Netflix’s ‘The Crown’ focuses on the real stories about the British Royal Family. Told through a slightly fictional touch, the show tries to remain as close to reality as possible, giving the audience an authentic insight into the life of a royal and how different their life is from what it looks on your TV screen. The most important aspect of such TV shows is exhaustive research that doesn’t leave any stone unturned. In that sense, the people working behind the scenes have the most responsibility to make sure that the show is true to form and that the audience is delivered a story that is rooted in reality. Victoria Stable was one such person.
Victoria Stable Was Critical to the Making of The Crown
Born in 1955, Stable is described as being “always calm, always friend, kind and patient.” She lived in London and died at the age of 68 on May 3, 2023, a few weeks after the filming for ‘The Crown’ Season 6 wrapped up. The cause of her death has not been confirmed.
A member of Focus International since 1996, Stable worked as a researcher and archive producer, working mainly with the copyright clearance of stills footage. Her work also entailed program treatments and script development. Explaining the nature of her job during her appearance on ‘The Crown’ official podcast, Stable described her job in a nutshell as “an experienced film researcher.” “I’m responsible for finding anything that has any copyright invested in it that doesn’t belong to The Crown. So, anything we haven’t generated ourselves, be it sound or moving footage. I only do the moving footage. I don’t get bogged down with stills,” she said.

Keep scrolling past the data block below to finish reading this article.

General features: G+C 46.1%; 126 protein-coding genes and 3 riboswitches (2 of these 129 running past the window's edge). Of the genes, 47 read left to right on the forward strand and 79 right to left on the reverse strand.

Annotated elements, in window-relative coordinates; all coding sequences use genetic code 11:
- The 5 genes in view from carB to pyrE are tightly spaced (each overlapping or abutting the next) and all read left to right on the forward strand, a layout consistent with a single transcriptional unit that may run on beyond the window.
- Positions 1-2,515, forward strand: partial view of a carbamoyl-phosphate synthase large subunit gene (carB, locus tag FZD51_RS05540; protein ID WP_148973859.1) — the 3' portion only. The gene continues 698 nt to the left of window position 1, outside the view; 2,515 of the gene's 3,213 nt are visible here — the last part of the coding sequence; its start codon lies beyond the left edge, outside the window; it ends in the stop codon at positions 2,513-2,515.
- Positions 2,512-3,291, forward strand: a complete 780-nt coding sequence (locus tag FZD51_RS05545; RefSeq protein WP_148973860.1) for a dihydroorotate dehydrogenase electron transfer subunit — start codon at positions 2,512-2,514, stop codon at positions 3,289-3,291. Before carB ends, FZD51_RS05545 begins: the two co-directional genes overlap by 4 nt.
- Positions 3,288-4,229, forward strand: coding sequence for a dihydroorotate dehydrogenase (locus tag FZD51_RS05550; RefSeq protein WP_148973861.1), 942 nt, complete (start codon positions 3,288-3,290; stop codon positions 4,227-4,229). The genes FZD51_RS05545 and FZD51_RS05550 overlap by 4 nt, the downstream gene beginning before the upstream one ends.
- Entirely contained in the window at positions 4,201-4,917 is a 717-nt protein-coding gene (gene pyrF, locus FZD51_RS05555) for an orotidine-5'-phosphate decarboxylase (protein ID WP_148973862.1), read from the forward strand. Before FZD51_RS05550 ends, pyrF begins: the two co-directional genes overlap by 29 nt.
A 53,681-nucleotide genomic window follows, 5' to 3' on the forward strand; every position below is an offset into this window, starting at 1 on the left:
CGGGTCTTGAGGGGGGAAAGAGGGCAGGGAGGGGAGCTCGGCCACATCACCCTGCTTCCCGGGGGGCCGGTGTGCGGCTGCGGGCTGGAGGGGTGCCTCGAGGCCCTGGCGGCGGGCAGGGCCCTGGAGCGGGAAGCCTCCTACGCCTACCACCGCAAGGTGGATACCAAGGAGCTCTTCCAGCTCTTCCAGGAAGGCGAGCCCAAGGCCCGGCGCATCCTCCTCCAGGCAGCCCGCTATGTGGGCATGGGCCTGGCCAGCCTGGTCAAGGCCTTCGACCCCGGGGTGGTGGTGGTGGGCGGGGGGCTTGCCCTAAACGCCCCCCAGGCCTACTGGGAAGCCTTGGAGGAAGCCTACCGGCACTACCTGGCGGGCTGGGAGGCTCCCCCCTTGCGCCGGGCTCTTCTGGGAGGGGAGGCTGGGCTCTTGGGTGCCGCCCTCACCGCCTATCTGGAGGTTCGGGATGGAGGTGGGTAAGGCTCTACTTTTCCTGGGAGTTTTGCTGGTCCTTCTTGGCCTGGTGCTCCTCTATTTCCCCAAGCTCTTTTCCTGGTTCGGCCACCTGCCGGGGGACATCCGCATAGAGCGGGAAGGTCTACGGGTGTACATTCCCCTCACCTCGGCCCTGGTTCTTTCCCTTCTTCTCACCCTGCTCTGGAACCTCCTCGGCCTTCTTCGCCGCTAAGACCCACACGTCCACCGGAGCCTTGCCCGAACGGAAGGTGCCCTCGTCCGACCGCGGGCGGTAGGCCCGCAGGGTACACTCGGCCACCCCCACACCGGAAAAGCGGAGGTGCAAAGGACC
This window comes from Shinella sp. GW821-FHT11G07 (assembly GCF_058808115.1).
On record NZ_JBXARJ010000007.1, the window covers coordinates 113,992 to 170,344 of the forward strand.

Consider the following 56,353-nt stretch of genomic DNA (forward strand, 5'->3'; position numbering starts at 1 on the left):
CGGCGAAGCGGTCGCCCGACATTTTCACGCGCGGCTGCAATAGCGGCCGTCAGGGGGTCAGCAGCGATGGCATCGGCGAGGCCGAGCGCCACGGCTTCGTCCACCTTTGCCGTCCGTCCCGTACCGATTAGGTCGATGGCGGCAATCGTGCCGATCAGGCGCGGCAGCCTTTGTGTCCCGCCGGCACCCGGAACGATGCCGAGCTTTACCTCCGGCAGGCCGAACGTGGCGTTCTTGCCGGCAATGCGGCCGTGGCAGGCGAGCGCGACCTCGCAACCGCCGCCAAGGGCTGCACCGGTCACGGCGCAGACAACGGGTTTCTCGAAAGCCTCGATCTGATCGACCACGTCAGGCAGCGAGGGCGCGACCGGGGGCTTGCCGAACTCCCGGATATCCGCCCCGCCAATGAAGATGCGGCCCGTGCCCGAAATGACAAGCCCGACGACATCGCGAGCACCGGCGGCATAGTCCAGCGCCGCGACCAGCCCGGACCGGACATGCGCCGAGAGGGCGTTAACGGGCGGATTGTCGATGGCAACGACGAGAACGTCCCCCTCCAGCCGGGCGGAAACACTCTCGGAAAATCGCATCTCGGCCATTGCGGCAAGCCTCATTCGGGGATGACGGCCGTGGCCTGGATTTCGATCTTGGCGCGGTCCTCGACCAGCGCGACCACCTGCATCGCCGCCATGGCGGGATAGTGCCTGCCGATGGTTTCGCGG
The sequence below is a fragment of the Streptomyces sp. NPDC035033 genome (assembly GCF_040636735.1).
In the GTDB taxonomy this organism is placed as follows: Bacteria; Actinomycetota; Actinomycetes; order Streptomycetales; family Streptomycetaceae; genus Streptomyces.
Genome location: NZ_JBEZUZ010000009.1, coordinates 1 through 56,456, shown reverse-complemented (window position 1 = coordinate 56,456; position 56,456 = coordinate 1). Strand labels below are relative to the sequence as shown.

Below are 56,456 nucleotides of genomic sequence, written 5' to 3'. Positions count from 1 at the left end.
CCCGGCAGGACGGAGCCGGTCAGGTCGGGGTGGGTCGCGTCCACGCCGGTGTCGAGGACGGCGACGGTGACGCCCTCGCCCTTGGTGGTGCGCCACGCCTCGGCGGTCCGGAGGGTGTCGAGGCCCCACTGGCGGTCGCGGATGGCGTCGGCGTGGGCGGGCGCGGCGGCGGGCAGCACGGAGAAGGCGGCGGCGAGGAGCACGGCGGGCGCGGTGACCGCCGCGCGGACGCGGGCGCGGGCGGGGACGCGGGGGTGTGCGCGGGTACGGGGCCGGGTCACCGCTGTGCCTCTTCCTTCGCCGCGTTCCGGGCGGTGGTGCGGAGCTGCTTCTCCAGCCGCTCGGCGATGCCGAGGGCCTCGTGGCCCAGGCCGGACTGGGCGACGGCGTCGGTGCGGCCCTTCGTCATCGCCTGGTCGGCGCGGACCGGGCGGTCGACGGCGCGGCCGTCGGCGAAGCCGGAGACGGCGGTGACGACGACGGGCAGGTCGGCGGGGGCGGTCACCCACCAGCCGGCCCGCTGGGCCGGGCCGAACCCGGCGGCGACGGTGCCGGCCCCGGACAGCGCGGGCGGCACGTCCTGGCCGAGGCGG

In a historical show, the use of archival footage and photos is prevalent, especially in a story like ‘The Crown’ where media plays an important role in driving the narrative about the main characters. Digging out all relevant footage that could enhance the story was one of Stable’s jobs. Her job was “to source the material, get it seen by the right people [and] find out if they want to use it on the screen,” following which there was a whole process of clearances and permissions to be taken from the right places so the show doesn’t get itself in any legal bind.
Stable also explained that things work a bit differently in documentaries, which is another form that she’d worked quite a lot in. “I realized on documentaries how much we sort of winged it. It’s different [because] documentaries have an educational side to them and a new side to them, whereas drama is commercial and it’s entertainment,” she added. Apart from helping the writers and directors get the details of a scene right, she also often helped actors get a sense of the person they were supposed to portray.
Stable talked about collaborating with actor Khalid Abdalla, who plays Dodi Fayed, and how they searched and searched for any footage of Fayed. He’d been out of the media limelight for most of his life, and even when he was with Diana, there weren’t many interviews or videos of him. Eventually, they found a five-second video of him delivering a statement in a court case in Toronto, and that’s what she and Abdalla used to breathe life into Dodi in ‘The Crown.”
While Stable had worked on many projects over the years, she called her work on ‘The Crown’ the most passionate of all. She worked on all six seasons of the Netflix series and always tried to add something that would give more heart and soul to the story and bring the audience closer to the subjects of the show. Of all the episodes, she called the eighth episode in Season 5, titled ‘Panorama,’ the most challenging one for her. Apart from ‘The Crown,’ she is also credited for her work in ‘South Bank Show,’ ‘Little Drummer Girl,’ ‘Black Earth Rising,’ ‘Crude Britannia’ and ‘Spitting Image,’ among others.